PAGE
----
Mary Poppins Returns
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All Critics (25)
| Top Critics (4)
| Fresh (22)
| Rotten (3)
A movie that panders not at all to Western sensibilities, giving few pointers on a theme beyond the fortifying power of faith. For some viewers, that will be plenty.
Laxe latches onto the innate "stranger in a strange land" quality of his star.
The 16mm photography impresses, particularly in long shots of the characters trudging through the snow or -- à la Aguirre, the Wrath of God -- descending en masse from great heights,
An endurance test for anyone not especially keen on films packed with long shots of people, mules and cars traveling through landscapes for minutes at a time.
Shot in stunning scenery of vast plains, moonlit lakes and forbidding mountains, visually it's breathtaking but it moves at patience-testing speed with non-professional actors and ultimately Laxe leaves the meaning open to interpretation.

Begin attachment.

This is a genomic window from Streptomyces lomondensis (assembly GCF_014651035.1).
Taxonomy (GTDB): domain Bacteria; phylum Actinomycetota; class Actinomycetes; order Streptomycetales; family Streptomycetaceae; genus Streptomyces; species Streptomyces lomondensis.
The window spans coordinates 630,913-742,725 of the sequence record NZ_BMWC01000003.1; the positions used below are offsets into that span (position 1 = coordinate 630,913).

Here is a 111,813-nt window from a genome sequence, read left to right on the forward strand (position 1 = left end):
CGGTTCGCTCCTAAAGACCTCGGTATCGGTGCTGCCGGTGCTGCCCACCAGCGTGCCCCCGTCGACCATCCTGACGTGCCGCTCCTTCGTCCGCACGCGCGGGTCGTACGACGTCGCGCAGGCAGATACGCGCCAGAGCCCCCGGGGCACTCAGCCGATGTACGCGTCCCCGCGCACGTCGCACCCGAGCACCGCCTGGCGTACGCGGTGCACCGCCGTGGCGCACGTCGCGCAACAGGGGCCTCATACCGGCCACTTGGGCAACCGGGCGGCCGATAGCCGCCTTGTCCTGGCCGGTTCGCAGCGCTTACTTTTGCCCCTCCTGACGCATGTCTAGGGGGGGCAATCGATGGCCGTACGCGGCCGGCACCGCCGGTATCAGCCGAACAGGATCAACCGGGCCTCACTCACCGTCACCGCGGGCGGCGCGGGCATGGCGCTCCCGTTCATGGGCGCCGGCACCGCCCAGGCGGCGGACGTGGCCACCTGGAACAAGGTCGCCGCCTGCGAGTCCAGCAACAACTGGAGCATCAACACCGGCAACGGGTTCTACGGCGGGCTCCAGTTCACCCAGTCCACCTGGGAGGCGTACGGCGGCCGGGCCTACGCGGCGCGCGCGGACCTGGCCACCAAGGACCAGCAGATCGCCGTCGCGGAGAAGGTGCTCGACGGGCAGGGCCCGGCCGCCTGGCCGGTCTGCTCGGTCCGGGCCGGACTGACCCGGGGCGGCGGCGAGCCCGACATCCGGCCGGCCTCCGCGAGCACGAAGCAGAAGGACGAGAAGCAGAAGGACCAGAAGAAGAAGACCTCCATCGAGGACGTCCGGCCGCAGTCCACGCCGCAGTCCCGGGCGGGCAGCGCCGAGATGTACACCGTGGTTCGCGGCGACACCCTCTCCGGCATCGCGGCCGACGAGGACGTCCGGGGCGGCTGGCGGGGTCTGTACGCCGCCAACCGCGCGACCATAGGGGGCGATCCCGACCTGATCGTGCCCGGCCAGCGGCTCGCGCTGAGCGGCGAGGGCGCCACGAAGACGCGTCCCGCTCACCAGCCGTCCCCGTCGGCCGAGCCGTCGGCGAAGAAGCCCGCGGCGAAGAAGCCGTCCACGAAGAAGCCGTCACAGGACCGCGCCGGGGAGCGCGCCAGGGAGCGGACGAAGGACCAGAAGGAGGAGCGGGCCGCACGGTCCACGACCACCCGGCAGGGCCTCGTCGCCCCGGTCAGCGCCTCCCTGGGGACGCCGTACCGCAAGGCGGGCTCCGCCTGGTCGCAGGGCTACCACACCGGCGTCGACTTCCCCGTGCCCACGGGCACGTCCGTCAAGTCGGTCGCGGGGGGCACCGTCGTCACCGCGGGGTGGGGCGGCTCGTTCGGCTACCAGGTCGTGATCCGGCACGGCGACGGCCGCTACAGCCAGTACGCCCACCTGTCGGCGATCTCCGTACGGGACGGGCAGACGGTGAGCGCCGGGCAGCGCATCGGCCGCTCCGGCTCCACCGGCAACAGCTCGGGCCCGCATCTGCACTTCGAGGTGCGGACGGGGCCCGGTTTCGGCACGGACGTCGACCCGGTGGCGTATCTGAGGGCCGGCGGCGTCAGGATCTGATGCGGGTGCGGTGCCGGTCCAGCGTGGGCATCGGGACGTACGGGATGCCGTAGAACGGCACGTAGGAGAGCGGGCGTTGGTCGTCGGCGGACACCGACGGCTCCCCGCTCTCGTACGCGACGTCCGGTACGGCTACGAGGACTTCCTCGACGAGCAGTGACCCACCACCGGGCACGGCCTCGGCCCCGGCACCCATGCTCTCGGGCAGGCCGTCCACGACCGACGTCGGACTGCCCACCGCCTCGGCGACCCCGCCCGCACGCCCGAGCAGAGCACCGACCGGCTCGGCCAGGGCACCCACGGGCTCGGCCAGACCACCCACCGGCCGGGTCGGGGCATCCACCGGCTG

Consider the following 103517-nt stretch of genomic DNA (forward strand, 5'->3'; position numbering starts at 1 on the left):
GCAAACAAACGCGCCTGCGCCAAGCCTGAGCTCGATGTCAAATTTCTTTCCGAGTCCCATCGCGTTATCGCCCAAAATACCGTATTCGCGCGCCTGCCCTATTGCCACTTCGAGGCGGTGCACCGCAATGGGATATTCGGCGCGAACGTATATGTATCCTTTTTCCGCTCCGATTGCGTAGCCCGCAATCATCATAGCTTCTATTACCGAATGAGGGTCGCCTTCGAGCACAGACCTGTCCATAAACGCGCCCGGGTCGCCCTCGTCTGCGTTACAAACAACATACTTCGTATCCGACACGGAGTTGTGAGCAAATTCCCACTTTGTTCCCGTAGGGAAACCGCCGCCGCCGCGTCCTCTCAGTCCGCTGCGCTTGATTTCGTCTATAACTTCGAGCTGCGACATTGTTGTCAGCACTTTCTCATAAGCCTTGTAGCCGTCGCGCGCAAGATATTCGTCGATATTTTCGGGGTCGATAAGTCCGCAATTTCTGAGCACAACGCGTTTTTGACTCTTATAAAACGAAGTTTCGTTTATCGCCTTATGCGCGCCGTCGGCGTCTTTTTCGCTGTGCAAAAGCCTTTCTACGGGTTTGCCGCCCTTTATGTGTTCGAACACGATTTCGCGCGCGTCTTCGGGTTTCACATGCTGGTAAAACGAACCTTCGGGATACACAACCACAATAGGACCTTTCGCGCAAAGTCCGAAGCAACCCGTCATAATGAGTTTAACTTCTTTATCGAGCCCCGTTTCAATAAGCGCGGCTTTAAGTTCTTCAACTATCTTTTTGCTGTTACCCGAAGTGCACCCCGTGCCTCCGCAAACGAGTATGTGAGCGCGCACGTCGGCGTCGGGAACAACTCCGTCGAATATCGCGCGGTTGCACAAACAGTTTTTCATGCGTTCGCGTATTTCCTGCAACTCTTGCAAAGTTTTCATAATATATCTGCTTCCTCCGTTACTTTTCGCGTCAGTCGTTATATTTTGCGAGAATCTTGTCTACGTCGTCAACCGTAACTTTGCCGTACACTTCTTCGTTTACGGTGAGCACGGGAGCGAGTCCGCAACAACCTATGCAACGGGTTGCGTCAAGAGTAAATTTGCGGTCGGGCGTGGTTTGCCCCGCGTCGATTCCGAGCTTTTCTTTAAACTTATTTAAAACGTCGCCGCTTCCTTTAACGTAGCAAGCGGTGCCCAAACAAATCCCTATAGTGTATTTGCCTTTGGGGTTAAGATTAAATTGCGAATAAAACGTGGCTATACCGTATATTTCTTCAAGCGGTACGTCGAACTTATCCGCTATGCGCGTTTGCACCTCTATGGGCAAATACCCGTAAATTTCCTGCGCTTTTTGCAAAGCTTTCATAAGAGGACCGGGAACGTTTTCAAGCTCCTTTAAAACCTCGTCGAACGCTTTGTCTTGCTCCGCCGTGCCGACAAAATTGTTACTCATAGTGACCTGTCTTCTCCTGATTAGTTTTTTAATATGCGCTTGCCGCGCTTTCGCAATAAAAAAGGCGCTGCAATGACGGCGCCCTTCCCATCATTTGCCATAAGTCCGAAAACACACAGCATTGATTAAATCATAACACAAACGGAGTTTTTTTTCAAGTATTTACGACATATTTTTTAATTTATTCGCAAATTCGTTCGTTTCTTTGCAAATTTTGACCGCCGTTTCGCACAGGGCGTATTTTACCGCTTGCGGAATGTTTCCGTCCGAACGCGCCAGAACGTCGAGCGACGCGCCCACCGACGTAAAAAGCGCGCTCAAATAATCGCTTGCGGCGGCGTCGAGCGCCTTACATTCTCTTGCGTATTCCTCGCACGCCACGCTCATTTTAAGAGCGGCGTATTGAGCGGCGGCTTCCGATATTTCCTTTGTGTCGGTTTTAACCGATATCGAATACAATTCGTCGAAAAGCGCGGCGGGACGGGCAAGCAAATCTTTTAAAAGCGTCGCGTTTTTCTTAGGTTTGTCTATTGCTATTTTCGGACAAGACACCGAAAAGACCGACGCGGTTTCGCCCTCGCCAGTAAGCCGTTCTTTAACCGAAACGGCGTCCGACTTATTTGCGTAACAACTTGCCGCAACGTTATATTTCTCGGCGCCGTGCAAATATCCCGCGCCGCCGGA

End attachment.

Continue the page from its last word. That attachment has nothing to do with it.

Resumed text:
A visually beautiful loose-ended experimental fairy tale film.
None of them have any idea where this journey will take them... but it is what happens during and not the final destination that should matter to us, especially if Mauro Herce is in charge of filming the process. [Full review in Spanish]
[Olive] Laxe favors long scenes, beautiful but slow-moving, of the caravan trudging through the immense landscape. When violence comes late in the film, the camera is so far away we can barely make out what is happening.
Perhaps this is the essence of Mimosas; that self-discovery comes through experience, through daring, through pushing through to see what lies behind.
Don't be afraid. Strengthen your faith. Mimosas takes a rather circuitous route to a concisely unassuming but radical proposition.
Plot is not the takeaway from Mimosas, which reminded me of Abbas Kiarostami's Taste of Cherry, another slow-winding ramble through the mountains.
Certain scenes look as if they have been improvised on location and there is something exasperatingly non-committal and provisional about it. But it certainly looks wonderful.
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